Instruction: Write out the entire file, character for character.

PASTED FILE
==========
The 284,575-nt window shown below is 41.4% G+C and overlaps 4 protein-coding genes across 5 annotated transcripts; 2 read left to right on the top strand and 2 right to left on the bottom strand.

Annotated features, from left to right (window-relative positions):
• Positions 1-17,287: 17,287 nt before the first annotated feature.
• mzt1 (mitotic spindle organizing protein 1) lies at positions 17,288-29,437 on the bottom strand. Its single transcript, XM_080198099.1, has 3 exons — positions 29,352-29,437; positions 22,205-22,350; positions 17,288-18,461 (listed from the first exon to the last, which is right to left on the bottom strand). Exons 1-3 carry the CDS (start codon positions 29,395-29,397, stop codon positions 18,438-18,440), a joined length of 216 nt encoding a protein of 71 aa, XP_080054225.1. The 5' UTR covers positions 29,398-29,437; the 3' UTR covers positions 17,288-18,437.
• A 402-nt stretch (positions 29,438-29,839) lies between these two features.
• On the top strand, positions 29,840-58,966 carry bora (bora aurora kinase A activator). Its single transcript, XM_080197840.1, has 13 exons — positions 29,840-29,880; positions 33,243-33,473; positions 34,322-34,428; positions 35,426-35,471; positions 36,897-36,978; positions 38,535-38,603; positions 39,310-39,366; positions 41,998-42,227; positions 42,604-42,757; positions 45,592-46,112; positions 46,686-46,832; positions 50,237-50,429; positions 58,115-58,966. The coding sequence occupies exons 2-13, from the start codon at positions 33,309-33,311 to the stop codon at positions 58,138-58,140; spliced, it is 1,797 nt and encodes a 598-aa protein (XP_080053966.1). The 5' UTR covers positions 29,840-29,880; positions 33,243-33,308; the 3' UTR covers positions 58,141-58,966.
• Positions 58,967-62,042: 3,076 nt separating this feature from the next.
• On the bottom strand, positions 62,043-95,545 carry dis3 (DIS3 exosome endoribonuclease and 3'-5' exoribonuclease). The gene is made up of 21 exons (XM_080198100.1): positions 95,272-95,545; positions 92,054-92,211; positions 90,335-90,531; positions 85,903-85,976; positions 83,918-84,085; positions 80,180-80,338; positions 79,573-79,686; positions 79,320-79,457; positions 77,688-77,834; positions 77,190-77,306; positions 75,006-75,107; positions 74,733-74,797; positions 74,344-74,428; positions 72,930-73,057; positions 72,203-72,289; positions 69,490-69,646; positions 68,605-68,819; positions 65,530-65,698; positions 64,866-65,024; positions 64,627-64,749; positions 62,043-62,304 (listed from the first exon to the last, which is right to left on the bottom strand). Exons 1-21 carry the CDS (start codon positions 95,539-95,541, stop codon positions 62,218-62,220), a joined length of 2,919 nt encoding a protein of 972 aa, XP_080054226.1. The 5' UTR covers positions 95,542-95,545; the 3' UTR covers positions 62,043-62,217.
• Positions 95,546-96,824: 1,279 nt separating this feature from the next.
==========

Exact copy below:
The 284,575-nt window shown below is 41.4% G+C and overlaps 4 protein-coding genes across 5 annotated transcripts; 2 read left to right on the top strand and 2 right to left on the bottom strand.

Annotated features, from left to right (window-relative positions):
• Positions 1-17,287: 17,287 nt before the first annotated feature.
• mzt1 (mitotic spindle organizing protein 1) lies at positions 17,288-29,437 on the bottom strand. Its single transcript, XM_080198099.1, has 3 exons — positions 29,352-29,437; positions 22,205-22,350; positions 17,288-18,461 (listed from the first exon to the last, which is right to left on the bottom strand). Exons 1-3 carry the CDS (start codon positions 29,395-29,397, stop codon positions 18,438-18,440), a joined length of 216 nt encoding a protein of 71 aa, XP_080054225.1. The 5' UTR covers positions 29,398-29,437; the 3' UTR covers positions 17,288-18,437.
• A 402-nt stretch (positions 29,438-29,839) lies between these two features.
• On the top strand, positions 29,840-58,966 carry bora (bora aurora kinase A activator). Its single transcript, XM_080197840.1, has 13 exons — positions 29,840-29,880; positions 33,243-33,473; positions 34,322-34,428; positions 35,426-35,471; positions 36,897-36,978; positions 38,535-38,603; positions 39,310-39,366; positions 41,998-42,227; positions 42,604-42,757; positions 45,592-46,112; positions 46,686-46,832; positions 50,237-50,429; positions 58,115-58,966. The coding sequence occupies exons 2-13, from the start codon at positions 33,309-33,311 to the stop codon at positions 58,138-58,140; spliced, it is 1,797 nt and encodes a 598-aa protein (XP_080053966.1). The 5' UTR covers positions 29,840-29,880; positions 33,243-33,308; the 3' UTR covers positions 58,141-58,966.
• Positions 58,967-62,042: 3,076 nt separating this feature from the next.
• On the bottom strand, positions 62,043-95,545 carry dis3 (DIS3 exosome endoribonuclease and 3'-5' exoribonuclease). The gene is made up of 21 exons (XM_080198100.1): positions 95,272-95,545; positions 92,054-92,211; positions 90,335-90,531; positions 85,903-85,976; positions 83,918-84,085; positions 80,180-80,338; positions 79,573-79,686; positions 79,320-79,457; positions 77,688-77,834; positions 77,190-77,306; positions 75,006-75,107; positions 74,733-74,797; positions 74,344-74,428; positions 72,930-73,057; positions 72,203-72,289; positions 69,490-69,646; positions 68,605-68,819; positions 65,530-65,698; positions 64,866-65,024; positions 64,627-64,749; positions 62,043-62,304 (listed from the first exon to the last, which is right to left on the bottom strand). Exons 1-21 carry the CDS (start codon positions 95,539-95,541, stop codon positions 62,218-62,220), a joined length of 2,919 nt encoding a protein of 972 aa, XP_080054226.1. The 5' UTR covers positions 95,542-95,545; the 3' UTR covers positions 62,043-62,217.
• Positions 95,546-96,824: 1,279 nt separating this feature from the next.